Use of Gold in Painting
The use of gold in painting is linked to the recognition of the role of art of goldsmithing, that is the art that shapes the most precious metals. In Italy, with the enhancement of the tempera and fresco by Cimabue and Giotto, gold is used as the background of the base that accompanies the tempera itself. Late-Gothic masters use a special golden tablet to make the effect of raised objects and frequently use colors on a metallic leaf base to emerge thanks to a graffiti.
Even Masaccio uses gold in a more traditional way, which breaks the surface unity of painting. Later, however, the tendency to use this material such as to obtain the opposite effect will arise: therefore, the gold is covered to lower and give it a deep luminosity that does not disturb the tempera layers. The Madonna of the Linaioli by Angelico in Venice, with its golden drapes, is a beautiful example of these techniques.
A typical situation in which gold must live together with the new painting is the one that Piero della Francesca creates in the Polyptych in the Pinacoteca of Perugia: the background is no longer indefinite gold, but represents a fabric background, a wall covered by a rather heavy layer of gold on which the figures are painted in oil (including their halos). With the advent of oil painting, the use of gold becomes increasingly rare: it appears, for clearly devotional reasons, in the Crucifixion by Filippino Lippi, destroyed in Berlin in 1945. Instead, especially in relation to tempera painting, it is stated the use of shell gold, that is a particular ground gold used as a common pigment. A master in its use is Andrea Mantegna, who also uses it with veiling effects.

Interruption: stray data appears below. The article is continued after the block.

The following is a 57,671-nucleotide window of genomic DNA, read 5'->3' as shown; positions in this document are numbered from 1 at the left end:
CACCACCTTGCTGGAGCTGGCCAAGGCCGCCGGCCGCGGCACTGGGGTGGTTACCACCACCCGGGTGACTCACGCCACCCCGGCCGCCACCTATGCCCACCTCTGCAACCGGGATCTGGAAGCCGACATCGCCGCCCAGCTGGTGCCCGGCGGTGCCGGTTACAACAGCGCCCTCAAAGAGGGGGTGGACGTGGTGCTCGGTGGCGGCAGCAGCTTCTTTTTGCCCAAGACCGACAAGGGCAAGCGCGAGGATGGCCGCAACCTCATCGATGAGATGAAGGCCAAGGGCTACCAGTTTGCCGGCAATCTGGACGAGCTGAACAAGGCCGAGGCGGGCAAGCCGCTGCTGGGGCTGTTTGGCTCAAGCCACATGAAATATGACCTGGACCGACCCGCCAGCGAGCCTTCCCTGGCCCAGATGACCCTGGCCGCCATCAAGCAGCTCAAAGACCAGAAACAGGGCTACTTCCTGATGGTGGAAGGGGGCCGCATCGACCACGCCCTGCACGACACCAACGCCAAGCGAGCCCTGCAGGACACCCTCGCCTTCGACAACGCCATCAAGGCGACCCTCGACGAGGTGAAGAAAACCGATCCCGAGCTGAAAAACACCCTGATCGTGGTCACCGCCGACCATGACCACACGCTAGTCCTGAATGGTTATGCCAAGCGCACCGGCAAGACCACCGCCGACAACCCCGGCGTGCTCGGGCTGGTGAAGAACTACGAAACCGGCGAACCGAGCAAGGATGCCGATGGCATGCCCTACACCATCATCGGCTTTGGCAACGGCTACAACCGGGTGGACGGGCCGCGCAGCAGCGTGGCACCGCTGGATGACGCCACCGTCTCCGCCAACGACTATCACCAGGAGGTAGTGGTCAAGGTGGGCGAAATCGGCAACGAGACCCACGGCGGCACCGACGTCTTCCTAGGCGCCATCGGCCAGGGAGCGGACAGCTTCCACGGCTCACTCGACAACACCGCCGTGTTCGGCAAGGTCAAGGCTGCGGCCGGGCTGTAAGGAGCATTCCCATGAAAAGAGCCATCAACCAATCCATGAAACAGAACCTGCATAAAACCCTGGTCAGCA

Even Botticelli, with less elaborate technique, uses it in the Birth of Venus, while we can find a wonderful combination with oil painting in the landscape of the splendid Portrait of Elisabetta Gonzaga by Raphael, almost a farewell that the young master takes from the techniques of court art of the late fifteenth century. Traditional techniques in the elaboration of gold funds survive for a long time, even among masters of good prestige, but afterwards gold is no longer among the materials of painting, and falls within those linked to more artisanal techniques.
We can remember, however, the use of shell gold in Amor Vincit Omnia by Caravaggio, a choice due to the taste for the direct relationship with the various types of surface in a naturalist context. Other experiences of use of gold, such as those of Gustav Klimt or other Liberty artists, however interesting, remain very isolated.